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  • Absolutely Anything

    Posted in: Disc Reviews by Brent Lorentson on July 11th, 2017

    (out of 5)

    The Monty Python comedy group has been a staple of British comedy for decades; personally my favorite film of theirs will always be Life of Brian.  For director Terry Jones, it’s been a while since he has stepped behind the camera to helm a picture, and it’s been even longer since he directed the 1983 classic The Meaning of Life. It’s not uncommon for directors to step away for years only to come back and return with some kind of passion project. Add into this mix Simon Pegg, whose comedic timing I would have figured would make him a perfect fit for a Monty Python film / revival; it just seemed that Absolutely Anything had everything in place to be a success.  And as a comedic cherry on top, you have Robin Williams doing voice work for the film.  This just has the ingredients for comedy gold. So how does a film with this talent get released and no one seems to know about it?

    The film starts off with a group of aliens that capture information from a rocket that was launched out into space in the hopes that the items would come into contact with intelligent life.  Well, the aliens (voiced by the Monty Python team) can’t seem to decide if they want to destroy the planet or bring us into their elite group, so they decide the way to vet us is by giving one human a limitless power where he can make anything happen so long as he waves his hand and says it out loud. Neil (Pegg) is the one who is randomly picked to receive these powers, and with a wave of a hand, comedy sort of ensues.

    Neil, for the most part, is your average guy; he’s a teacher who seems to be liked by very few at the school, and he happens to have a crush on his beautiful neighbor, Catherine (Kate Beckinsale).  As a dream/ hobby, Neil is working on a novel and has dreams of being a successful writer. Oddly enough, Catherine works for a company that exploits writers and tries to create scandals, though this is something Catherine wants nothing to do with.  My first bone to pick is why make a big deal about these two and their professions and not use it later on?  There are so many directions this can go, but instead his writing is mostly forgotten by the time he gets his powers.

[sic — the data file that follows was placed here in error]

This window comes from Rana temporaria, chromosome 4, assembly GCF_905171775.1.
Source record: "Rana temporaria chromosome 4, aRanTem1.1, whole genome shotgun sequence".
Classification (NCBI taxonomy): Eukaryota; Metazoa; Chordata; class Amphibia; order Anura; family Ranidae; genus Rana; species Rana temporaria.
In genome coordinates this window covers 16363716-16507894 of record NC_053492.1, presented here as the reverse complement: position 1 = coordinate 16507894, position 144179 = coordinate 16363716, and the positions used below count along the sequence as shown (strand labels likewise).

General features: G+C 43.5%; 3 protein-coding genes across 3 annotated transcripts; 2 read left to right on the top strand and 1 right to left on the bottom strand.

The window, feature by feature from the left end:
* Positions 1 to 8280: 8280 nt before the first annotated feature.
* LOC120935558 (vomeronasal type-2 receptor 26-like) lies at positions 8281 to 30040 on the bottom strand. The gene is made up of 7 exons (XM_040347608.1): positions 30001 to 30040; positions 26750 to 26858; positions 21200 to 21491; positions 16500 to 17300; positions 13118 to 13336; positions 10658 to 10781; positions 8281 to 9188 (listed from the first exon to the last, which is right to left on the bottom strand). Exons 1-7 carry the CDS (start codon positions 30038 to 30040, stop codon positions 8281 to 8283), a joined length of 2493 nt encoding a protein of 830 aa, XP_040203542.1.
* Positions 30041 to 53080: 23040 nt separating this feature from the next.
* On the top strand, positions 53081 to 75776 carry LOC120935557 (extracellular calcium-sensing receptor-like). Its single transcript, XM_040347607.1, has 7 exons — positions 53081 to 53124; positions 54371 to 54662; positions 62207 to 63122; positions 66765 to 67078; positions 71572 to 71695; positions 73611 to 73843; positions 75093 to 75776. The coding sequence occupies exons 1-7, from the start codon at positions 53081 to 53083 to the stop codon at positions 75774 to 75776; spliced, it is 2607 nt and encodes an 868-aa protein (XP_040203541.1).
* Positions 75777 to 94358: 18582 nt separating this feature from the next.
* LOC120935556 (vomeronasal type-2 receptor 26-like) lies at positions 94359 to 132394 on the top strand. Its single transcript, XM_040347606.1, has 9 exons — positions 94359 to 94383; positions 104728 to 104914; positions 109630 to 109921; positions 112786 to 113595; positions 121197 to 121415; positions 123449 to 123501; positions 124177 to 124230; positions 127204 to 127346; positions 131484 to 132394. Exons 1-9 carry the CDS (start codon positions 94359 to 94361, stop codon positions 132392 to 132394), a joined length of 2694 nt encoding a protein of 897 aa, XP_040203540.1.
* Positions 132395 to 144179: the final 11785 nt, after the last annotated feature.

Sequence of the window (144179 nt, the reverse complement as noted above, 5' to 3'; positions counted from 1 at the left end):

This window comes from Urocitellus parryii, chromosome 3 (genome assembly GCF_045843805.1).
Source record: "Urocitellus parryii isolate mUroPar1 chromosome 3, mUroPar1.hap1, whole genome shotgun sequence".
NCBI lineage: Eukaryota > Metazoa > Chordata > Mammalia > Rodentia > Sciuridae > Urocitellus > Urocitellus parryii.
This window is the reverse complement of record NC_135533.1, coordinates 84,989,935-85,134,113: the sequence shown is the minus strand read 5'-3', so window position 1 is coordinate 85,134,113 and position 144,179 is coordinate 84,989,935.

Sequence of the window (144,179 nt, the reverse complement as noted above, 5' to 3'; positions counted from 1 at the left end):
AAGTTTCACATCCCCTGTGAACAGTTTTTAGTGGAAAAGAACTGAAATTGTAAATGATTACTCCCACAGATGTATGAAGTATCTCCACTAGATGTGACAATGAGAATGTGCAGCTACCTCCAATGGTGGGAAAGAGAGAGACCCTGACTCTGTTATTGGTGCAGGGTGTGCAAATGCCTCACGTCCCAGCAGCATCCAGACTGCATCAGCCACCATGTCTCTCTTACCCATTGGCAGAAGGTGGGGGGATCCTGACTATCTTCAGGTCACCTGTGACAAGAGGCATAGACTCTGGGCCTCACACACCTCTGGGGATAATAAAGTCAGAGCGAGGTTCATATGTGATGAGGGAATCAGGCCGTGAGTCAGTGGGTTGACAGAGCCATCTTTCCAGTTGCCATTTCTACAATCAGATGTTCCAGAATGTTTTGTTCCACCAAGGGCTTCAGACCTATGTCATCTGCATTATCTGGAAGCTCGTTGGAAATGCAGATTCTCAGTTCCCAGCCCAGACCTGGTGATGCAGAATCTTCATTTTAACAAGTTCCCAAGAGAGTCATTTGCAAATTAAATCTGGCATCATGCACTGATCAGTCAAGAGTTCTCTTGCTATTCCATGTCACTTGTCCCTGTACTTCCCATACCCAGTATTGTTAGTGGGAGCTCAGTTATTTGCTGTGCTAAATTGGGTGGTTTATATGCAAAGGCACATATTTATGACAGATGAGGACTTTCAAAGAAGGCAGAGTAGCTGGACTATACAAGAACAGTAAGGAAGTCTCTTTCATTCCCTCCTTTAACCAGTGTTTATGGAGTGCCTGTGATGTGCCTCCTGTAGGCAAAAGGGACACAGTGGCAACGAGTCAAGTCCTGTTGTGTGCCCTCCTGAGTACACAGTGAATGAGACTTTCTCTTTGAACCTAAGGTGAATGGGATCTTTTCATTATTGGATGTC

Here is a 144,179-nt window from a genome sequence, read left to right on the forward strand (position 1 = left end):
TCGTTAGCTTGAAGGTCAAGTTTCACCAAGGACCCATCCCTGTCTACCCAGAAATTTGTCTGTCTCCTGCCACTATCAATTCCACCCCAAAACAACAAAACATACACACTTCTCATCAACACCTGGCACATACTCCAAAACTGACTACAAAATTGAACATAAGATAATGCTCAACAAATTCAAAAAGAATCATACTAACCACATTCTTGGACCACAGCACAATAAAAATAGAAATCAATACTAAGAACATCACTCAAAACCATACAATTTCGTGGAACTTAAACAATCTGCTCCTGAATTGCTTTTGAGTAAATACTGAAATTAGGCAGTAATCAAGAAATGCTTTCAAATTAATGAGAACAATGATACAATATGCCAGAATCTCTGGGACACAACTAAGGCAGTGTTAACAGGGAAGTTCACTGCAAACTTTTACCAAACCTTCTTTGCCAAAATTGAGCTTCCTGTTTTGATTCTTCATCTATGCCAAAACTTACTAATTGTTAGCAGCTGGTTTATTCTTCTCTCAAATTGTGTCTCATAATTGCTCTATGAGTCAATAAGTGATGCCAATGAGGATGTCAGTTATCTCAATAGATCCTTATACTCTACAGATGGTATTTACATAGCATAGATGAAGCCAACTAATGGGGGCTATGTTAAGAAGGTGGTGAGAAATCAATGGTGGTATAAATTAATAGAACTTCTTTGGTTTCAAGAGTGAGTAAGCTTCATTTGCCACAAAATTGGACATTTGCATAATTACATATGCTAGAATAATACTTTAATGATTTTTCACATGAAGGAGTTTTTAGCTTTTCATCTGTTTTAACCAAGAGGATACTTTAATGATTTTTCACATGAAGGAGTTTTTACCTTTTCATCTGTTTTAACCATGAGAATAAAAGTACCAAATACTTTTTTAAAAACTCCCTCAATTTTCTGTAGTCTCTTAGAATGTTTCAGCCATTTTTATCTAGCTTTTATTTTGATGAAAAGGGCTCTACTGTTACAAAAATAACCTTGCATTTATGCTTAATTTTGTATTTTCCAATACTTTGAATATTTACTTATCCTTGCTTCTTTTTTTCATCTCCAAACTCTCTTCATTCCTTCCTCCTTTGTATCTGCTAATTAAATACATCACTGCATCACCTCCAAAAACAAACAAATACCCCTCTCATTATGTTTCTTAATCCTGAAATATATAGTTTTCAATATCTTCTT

Unfortunately what is done with the powers is wasted.  We see Neil do so much, yet aside from him killing his entire class that he does by mistake not knowing he is even doing it, everything that follows seems so safe and childlike that I have to wonder what they were thinking when they wrote this.

    As the romance blossoms, Neil is unsure if Catherine is into him because he willed it because of his powers or if she really cares.  To complicate matters, Catherine’s ex-boyfriend, Grant (Rob Riggle) has popped up back into her life.  Here is another aspect that left me scratching my head. The way we see Grant, he’s treated more as a villain in an old Disney or Nickelodeon film rather than as the real creep he is. It’s frustrating, because the film is rated R, but Grant is this bumbling cartoon stalker that is impossible to take seriously.

    Some of what saves the films are the bits with Robin Williams, who is the voice of Neil’s dog, Dennis. Though this again is one of those moments where I feel there is a struggle between the film not knowing if it’s an R-rated comedy or a kids’ film, there really is no in between. If the film simply stuck with one tone, then perhaps the film would work better. Kate Beckinsale does her best here and remains charming and does what she can with her role, but what she is given to work with isn’t much, nor is it very practical.

    I waited a bit before writing this, because it’s been a while since I’ve been this frustrated with a film.  With no commentary on the disc or behind-the-scenes supplements, there is nothing available on the disc to explain itself.  These are actors and a director I respect, and I just can’t understand how something with so much talent can go so wrong. Perhaps I just couldn’t connect with this film but the rest of the world may; I’d be OK with that.  As the film stands, though, it just didn’t work for me. Subtract a few curse words and a nude scene and this is practically a kids’ film from 90’s Disney era. It is what it is, as they say, but it is absolutely anything but a success in my book.

    Posted In: No Huddle Reviews

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